City sees drop in building use tax

Decline is sign of rapid decrease in local construction

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— Sales tax for 2002 is down .83 percent from the previous year, but the biggest loss in city revenue came from a decrease in the building use tax.

The building use tax, which is imposed on new construction, dropped by more than 50 percent this year and brought in $700,000 less in revenue. In 2001, the city collected $1.3 million through the building use tax; in 2002, that number dropped to $599,000.

The decline in the building use tax is one more sign of a rapid decrease in construction within the city. In January, the Routt County Building Department showed a 41 percent decrease in construction valuation for 2002.

Steamboat Springs Chamber Executive Vice President Sandy Evans-Hall said Steamboat is not alone in the construction dropoff.

"Really, in terms of construction, it is down everywhere in the state," Evans-Hall said. "Every component of construction is really not doing well and Steamboat seems to be down quite a bit in terms of valuation."

The City Council voted during its October budget retreat to allocate the money from the building use tax solely for capital projects and to not use any of it for the city's operating budget. Building use tax collection did increase in November and December, but City Finance Director Don Taylor said reports for January and February show collections are down from 2002.

Sales tax fared better than the building use tax last year. Sales tax revenue collected in 2002 was only about $100,000 short of the 2001 total. The city collected $13.8 million in 2002.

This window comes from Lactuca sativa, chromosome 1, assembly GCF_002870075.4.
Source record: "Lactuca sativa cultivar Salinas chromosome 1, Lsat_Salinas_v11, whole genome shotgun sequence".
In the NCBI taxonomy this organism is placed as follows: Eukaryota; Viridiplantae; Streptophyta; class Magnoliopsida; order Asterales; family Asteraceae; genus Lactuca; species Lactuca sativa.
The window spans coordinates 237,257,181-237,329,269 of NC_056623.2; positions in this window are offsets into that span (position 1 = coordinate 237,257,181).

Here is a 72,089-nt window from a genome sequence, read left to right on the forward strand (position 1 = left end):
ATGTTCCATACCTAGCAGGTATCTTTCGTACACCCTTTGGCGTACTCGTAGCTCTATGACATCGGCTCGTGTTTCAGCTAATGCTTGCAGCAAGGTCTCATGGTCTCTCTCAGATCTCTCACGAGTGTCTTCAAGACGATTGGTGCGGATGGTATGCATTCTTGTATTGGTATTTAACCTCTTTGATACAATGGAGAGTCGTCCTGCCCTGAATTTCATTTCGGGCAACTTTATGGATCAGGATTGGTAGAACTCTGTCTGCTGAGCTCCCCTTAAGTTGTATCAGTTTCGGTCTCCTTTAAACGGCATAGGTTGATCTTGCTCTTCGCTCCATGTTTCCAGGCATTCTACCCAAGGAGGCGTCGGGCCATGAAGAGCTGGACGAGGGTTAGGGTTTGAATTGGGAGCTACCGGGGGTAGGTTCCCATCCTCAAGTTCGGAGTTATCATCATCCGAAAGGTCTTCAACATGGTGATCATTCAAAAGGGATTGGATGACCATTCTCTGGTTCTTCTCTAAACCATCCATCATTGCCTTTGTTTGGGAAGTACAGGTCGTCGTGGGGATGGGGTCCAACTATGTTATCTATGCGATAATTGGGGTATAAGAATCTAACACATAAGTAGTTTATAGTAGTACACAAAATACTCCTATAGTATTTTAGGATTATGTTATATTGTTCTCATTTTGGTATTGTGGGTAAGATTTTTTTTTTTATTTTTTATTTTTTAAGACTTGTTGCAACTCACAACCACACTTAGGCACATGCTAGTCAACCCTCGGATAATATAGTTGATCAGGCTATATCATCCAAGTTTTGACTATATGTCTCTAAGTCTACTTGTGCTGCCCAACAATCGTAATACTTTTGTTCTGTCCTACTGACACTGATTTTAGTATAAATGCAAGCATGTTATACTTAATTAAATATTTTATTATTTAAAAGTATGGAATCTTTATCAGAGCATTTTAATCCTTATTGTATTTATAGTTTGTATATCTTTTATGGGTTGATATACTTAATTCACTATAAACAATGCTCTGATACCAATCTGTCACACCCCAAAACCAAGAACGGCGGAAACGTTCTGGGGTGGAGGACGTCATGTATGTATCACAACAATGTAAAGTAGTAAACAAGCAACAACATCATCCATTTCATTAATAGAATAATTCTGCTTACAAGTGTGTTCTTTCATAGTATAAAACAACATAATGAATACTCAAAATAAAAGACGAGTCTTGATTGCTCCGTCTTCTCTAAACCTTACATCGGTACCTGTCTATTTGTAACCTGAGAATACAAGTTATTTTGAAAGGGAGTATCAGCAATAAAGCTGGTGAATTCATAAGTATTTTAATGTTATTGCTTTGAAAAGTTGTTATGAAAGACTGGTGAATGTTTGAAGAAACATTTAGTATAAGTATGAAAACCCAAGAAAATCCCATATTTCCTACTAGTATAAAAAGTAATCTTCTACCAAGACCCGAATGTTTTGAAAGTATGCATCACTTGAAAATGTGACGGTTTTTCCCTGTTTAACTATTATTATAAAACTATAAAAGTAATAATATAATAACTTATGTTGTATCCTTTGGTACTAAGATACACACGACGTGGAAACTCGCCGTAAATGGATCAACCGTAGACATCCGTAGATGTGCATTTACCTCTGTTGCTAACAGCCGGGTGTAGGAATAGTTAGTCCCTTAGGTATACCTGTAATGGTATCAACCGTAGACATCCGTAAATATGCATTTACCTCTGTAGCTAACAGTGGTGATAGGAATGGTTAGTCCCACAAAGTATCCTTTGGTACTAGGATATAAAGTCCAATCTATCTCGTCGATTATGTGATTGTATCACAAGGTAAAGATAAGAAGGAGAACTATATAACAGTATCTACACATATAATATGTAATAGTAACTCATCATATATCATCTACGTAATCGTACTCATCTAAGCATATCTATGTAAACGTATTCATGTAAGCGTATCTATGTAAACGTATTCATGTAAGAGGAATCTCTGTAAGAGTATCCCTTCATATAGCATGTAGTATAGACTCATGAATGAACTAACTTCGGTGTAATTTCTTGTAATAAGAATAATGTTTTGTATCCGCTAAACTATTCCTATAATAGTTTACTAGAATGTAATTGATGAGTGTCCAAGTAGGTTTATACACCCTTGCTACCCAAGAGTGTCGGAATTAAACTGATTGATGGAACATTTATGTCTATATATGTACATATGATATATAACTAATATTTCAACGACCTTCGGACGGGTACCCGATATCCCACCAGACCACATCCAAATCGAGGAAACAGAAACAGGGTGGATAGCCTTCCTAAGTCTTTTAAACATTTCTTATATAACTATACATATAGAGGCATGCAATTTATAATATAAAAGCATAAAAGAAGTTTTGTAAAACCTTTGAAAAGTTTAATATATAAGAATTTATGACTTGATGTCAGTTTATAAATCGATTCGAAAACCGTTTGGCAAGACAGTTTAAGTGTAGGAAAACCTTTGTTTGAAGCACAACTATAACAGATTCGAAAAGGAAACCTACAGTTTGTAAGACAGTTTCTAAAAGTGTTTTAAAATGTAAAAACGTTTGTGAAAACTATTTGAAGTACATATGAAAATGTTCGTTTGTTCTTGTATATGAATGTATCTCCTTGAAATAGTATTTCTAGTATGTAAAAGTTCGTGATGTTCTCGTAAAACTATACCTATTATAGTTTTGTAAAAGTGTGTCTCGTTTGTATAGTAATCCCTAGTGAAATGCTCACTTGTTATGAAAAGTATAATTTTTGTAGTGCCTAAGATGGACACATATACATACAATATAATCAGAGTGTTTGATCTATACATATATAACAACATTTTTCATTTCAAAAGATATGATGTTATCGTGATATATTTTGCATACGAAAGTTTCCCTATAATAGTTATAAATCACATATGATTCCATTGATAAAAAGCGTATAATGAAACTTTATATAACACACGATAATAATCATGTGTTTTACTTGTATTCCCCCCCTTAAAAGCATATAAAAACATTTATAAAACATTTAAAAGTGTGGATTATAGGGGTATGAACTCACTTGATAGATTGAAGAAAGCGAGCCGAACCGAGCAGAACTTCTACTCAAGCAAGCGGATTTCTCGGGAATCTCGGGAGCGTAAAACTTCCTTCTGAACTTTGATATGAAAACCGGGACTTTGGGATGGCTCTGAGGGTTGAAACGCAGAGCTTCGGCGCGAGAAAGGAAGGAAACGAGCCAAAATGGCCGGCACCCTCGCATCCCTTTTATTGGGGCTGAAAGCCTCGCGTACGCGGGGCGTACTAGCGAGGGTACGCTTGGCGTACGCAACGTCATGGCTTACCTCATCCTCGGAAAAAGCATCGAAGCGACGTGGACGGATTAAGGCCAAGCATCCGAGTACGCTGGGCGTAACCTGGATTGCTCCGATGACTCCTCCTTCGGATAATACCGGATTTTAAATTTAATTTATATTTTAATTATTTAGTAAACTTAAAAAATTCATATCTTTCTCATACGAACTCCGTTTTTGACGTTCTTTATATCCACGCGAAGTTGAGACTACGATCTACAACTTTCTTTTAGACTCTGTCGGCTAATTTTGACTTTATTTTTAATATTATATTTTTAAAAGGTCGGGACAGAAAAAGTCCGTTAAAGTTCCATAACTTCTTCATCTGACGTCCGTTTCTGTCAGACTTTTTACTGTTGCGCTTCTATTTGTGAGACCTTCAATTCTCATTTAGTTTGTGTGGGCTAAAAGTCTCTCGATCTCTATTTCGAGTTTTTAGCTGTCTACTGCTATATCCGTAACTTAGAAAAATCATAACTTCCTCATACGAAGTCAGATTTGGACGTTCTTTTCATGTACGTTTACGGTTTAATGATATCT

All year, the year-to-date totals had wavered around 2001's collection numbers. A 2.64 percent increase in December was not enough to pull the year-end sales tax revenue ahead of 2001.

Revenue from the accommodation tax, which is collected based the number of rooms rented, was up by 6.4 percent in December.

Despite the increase in lodging, Evans-Hall said even if more tourists came to Steamboat, they did not spend as much money once they got here.

"I think it is signifying that people are holding back on their dollars. They are not spending as much in every category, whether it is retail, whether it is traveling, restaurants or lodging," Evans-Hall said.

"Every category is being hit right now, and for the remainder of the season, we will continue to see that."

Restaurants, liquor stores and sporting-goods stores did see slight increases in sales tax collection overall in 2002. Sales tax for restaurants and liquor stores went up by 2 percent and sporting good stores saw an increase of 6.4 percent.

Accounting for 68 percent of all sales, miscellaneous retail and lodging both dropped by .5 percent in 2002. Sales tax collection from utilities had the largest percentage decrease, going down by 12 percent.

The accommodation tax dropped by .32 percent in 2002, with $628,000 collected compared to $630,000 in 2001.

Geographically, the U.S. Highway 40 corridor and the mountain area outside of Gondola Plaza and Ski Time Square saw the largest growth.

The mountain area had a 4.6 percent increase in sales tax. In 2002, sales tax collection along U.S. 40 increased by 2 percent and brought in more than $4.3 million.

Evans-Hall said it is a sign of travelers tightening their belts and choosing lodging along U.S. 40.

"I would guess a lot of it has to do with the price of lodging," Evans-Hall said.

Regionally, sales tax dropped by more than 10 percent.

Across the state, Steamboat's year-end sales tax numbers are equal or slightly better than most other mountain towns. Among six mountain towns, Winter Park was the only one to have a higher sales tax collection than the year before with a 2.41 percent increase.

Aspen, Vail and Glenwood all saw sales tax decrease by more than 2 percent. Breckenridge saw a 1.46 percent decrease.

"We are doing as good or better than most towns," Taylor said.

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